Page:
Rights and Regard Keep your employer informed about when to expect your return.
By CAPT Samuel F. Wright, JAGC, USN (Ret.)
Q: I found your Law Review articles on the ROA website and find them most useful in understanding the employer’s obligations under the Uniformed Services Employment and Reemployment Rights Act (USERRA). I work for a defense contractor. I manage a project for the Air Force on an Air Force base and supervise 25 employees of the contractor on the base.
One employee is an Air Force Reservist. In June 2007, he gave me notice that he would be on military duty for 30 days, from July 130. He provided me a copy of his orders in advance, and the orders showed that the period of service would expire on July 30. The orders called for him to perform his military duty at the same base where he normally works as a contractor employee. I expected to see him back at work on July 31 or August 1, but he did not report back and did not call in.
On August 8, I saw him at the Air Force base, and he was in uniform. I asked him why he had not come back to work, and he said that his Air Force orders had been extended. I asked him to come by our office and bring me a copy of the orders extension. He said he had no obligation to do so and that if I had any questions about his military status I should call his commanding officer. I don’t know the name of the commanding officer or how to contact that officer.
In accordance with the company’s employee handbook, I sent him a certified letter, demanding that he return to work or provide me new Air Force orders by August 20. He did not respond to the letter and did not report back to work in August. I did not hear from him again until Jan. 2, 2008, when he showed up at 8 a.m. with copies of military orders and a DD-214 showing that he had been on military duty from July 1 to Dec. 31, 2007. He demanded his job back.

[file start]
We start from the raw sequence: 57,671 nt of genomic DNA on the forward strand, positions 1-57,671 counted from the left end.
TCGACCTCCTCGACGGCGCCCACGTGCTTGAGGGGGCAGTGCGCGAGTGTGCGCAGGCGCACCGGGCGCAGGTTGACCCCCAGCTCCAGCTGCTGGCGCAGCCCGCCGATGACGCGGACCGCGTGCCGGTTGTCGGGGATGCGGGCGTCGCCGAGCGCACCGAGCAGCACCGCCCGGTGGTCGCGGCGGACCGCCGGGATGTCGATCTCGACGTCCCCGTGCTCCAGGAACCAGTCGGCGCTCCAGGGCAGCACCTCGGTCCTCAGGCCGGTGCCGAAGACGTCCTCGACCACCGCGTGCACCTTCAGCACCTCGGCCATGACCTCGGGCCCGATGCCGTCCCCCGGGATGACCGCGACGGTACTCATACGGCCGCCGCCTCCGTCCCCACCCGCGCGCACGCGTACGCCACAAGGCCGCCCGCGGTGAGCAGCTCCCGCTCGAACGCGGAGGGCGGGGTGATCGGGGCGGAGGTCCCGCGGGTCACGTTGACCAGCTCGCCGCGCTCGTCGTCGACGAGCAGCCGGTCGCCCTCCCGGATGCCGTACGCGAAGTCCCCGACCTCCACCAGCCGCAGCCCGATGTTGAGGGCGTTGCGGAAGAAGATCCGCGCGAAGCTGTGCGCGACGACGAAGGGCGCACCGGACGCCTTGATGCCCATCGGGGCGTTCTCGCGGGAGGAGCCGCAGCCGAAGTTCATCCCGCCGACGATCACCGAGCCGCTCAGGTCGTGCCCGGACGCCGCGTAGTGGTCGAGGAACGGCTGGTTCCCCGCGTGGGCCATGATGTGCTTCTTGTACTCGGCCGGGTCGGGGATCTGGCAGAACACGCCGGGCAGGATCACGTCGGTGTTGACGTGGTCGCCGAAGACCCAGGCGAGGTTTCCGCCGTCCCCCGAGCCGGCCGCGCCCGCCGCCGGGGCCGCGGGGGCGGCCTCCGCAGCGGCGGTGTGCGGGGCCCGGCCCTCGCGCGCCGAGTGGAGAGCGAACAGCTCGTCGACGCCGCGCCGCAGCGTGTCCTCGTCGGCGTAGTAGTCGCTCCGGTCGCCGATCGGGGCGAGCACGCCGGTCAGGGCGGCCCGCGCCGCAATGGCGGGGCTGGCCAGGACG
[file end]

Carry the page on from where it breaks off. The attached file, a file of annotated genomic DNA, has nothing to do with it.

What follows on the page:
Am I required to reemploy him? After he did not respond to our certified letter in August, we fired him and advertised the position. We hired a new employee who is a lot more dependable than this guy ever was.
A: As I explained in Law Review 77, and other articles available at www.roa.org, you are required to reemploy this fellow if he meets the five eligibility criteria under USERRA. It appears he meets those criteria. He left his job to perform uniformed service, and he gave you prior notice. He has not exceeded the cumulative five-year limit on the duration of the period or periods of service, and this sort of service probably does not count toward the limit. He was released from the period of service without having received a punitive (by court martial) or other-than-honorable discharge, and he made a timely application for reemployment, after release from the period of service.
“Subject to subsections (b), (c), and (d) and to section 4304, any person whose absence from a position of employment is necessitated by reason of service in the uniformed services shall be entitled to the reemployment rights and benefits and other employment benefits of this chapter if — …the person (or an appropriate officer of the uniformed service in which such service is performed) has given advance written or verbal notice of such service to such person’s employer.” 38 U.S.C. 4312(a)(1). This fellow met this requirement because he gave you advance notice before he left his job to report to his Air Force duty. He was not required to predict when or even if he would be returning to work.
One particular section of the USERRA regulations issued by the Department of Labor in December 2005, published in title 20 of the Code of Federal Regulations at Part 1002, is right on point to the question you pose: